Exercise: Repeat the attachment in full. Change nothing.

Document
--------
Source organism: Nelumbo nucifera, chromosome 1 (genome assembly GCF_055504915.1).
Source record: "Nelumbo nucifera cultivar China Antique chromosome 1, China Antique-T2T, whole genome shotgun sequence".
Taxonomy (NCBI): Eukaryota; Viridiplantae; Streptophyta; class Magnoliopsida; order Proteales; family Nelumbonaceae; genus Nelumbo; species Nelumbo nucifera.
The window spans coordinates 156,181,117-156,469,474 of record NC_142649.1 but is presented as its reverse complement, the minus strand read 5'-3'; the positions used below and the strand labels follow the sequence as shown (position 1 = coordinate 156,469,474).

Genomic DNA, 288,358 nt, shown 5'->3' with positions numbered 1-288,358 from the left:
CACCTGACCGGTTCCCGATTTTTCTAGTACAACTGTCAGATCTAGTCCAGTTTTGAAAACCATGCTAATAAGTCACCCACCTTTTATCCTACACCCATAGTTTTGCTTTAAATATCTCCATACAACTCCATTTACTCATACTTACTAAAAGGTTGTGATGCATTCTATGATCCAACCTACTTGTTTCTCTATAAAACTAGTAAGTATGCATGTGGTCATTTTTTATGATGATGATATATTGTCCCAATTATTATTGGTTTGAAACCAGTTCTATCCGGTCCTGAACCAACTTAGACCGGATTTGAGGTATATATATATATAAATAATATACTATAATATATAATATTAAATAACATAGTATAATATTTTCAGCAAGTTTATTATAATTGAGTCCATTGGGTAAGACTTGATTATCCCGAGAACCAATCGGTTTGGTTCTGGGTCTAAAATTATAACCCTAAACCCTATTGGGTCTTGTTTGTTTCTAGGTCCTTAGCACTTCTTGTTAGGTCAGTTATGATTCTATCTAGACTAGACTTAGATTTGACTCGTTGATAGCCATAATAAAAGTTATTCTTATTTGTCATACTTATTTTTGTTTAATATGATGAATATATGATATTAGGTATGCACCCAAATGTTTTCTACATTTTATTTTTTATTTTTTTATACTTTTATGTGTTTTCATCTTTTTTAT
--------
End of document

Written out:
Source organism: Nelumbo nucifera, chromosome 1 (genome assembly GCF_055504915.1).
Source record: "Nelumbo nucifera cultivar China Antique chromosome 1, China Antique-T2T, whole genome shotgun sequence".
Taxonomy (NCBI): Eukaryota; Viridiplantae; Streptophyta; class Magnoliopsida; order Proteales; family Nelumbonaceae; genus Nelumbo; species Nelumbo nucifera.
The window spans coordinates 156,181,117-156,469,474 of record NC_142649.1 but is presented as its reverse complement, the minus strand read 5'-3'; the positions used below and the strand labels follow the sequence as shown (position 1 = coordinate 156,469,474).

Genomic DNA, 288,358 nt, shown 5'->3' with positions numbered 1-288,358 from the left:
CACCTGACCGGTTCCCGATTTTTCTAGTACAACTGTCAGATCTAGTCCAGTTTTGAAAACCATGCTAATAAGTCACCCACCTTTTATCCTACACCCATAGTTTTGCTTTAAATATCTCCATACAACTCCATTTACTCATACTTACTAAAAGGTTGTGATGCATTCTATGATCCAACCTACTTGTTTCTCTATAAAACTAGTAAGTATGCATGTGGTCATTTTTTATGATGATGATATATTGTCCCAATTATTATTGGTTTGAAACCAGTTCTATCCGGTCCTGAACCAACTTAGACCGGATTTGAGGTATATATATATATAAATAATATACTATAATATATAATATTAAATAACATAGTATAATATTTTCAGCAAGTTTATTATAATTGAGTCCATTGGGTAAGACTTGATTATCCCGAGAACCAATCGGTTTGGTTCTGGGTCTAAAATTATAACCCTAAACCCTATTGGGTCTTGTTTGTTTCTAGGTCCTTAGCACTTCTTGTTAGGTCAGTTATGATTCTATCTAGACTAGACTTAGATTTGACTCGTTGATAGCCATAATAAAAGTTATTCTTATTTGTCATACTTATTTTTGTTTAATATGATGAATATATGATATTAGGTATGCACCCAAATGTTTTCTACATTTTATTTTTTATTTTTTTATACTTTTATGTGTTTTCATCTTTTTTAT